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Effective Stimulation Type and Waveform for Force Control of the Motor Unit System: Implications for Intraspinal Microstimulation

Title
Effective Stimulation Type and Waveform for Force Control of the Motor Unit System: Implications for Intraspinal Microstimulation
Author(s)
Kim, HojeongJu, Youngchang
DGIST Authors
Kim, HojeongJu, Youngchang
Issued Date
2021-06
Type
Article
Author Keywords
stimulation waveformforce controlmotor unitneuromodulationintraspinal microstimulationstimulation type
Keywords
PERSISTENT INWARD CURRENTSMOTONEURONS IN-VIVOSPINAL MOTONEURONSELECTRICAL-STIMULATIONBISTABLE BEHAVIORCALCIUM CURRENTSMUSCLELENGTHMODELCAT
ISSN
1662-453X
Abstract
The input-output properties of spinal motoneurons and muscle fibers comprising motor units are highly non-linear. The goal of this study was to investigate the stimulation type (continuous versus discrete) and waveform (linear versus non-linear) controlling force production at the motor unit level under intraspinal microstimulation. We constructed a physiological model of the motor unit with computer software enabling virtual experiments on single motor units under a wide range of input conditions, including intracellular and synaptic stimulation of the motoneuron and variation in the muscle length under neuromodulatory inputs originating from the brainstem. Continuous current intensity and impulse current frequency waveforms were inversely estimated such that the motor unit could linearly develop and relax the muscle force within a broad range of contraction speeds and levels during isometric contraction at various muscle lengths. Under both continuous and discrete stimulation, the stimulation waveform non-linearity increased with increasing speed and level of force production and with decreasing muscle length. Only discrete stimulation could control force relaxation at all muscle lengths. In contrast, continuous stimulation could not control force relaxation at high contraction levels in shorter-than-optimal muscles due to persistent inward current saturation on the motoneuron dendrites. These results indicate that non-linear adjustment of the stimulation waveform is more effective in regard to varying the force profile and muscle length and that the discrete stimulation protocol is a more robust approach for designing stimulation patterns aimed at neural interfaces for precise movement control under pathological conditions.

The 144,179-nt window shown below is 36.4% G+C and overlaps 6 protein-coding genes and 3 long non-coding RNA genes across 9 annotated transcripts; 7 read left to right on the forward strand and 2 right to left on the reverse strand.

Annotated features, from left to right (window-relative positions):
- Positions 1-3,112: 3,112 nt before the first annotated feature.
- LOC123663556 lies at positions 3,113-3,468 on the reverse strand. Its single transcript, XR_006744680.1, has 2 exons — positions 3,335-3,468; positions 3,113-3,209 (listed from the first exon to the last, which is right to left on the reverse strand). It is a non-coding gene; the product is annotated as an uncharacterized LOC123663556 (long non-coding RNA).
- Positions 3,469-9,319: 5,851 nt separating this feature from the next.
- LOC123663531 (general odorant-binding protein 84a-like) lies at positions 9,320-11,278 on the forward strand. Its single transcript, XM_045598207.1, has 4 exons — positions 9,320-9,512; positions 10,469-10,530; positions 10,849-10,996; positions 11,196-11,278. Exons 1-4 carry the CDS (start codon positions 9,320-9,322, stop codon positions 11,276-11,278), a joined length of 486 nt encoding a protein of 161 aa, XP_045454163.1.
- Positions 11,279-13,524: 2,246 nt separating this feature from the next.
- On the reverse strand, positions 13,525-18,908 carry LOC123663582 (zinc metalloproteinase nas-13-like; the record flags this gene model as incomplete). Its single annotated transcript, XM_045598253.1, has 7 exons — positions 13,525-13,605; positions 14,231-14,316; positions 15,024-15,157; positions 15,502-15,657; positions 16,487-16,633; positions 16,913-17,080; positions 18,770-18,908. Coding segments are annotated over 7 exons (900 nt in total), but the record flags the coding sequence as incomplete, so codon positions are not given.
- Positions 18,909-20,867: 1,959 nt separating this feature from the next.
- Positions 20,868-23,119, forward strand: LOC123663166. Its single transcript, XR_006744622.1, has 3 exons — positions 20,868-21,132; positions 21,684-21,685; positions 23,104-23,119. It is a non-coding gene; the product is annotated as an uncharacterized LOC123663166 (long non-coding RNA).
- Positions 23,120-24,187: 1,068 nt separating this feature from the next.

URI
http://hdl.handle.net/20.500.11750/15404
DOI
10.3389/fnins.2021.645984
Publisher
Frontiers Media S.A.
Related Researcher
  • 김호정 Kim, Hojeong 바이오융합연구부
  • Research Interests Movement science; Neuromuscular physiology; Computational Medicine; Neural interface
Files in This Item:
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Appears in Collections:
Division of Biotechnology 1. Journal Articles

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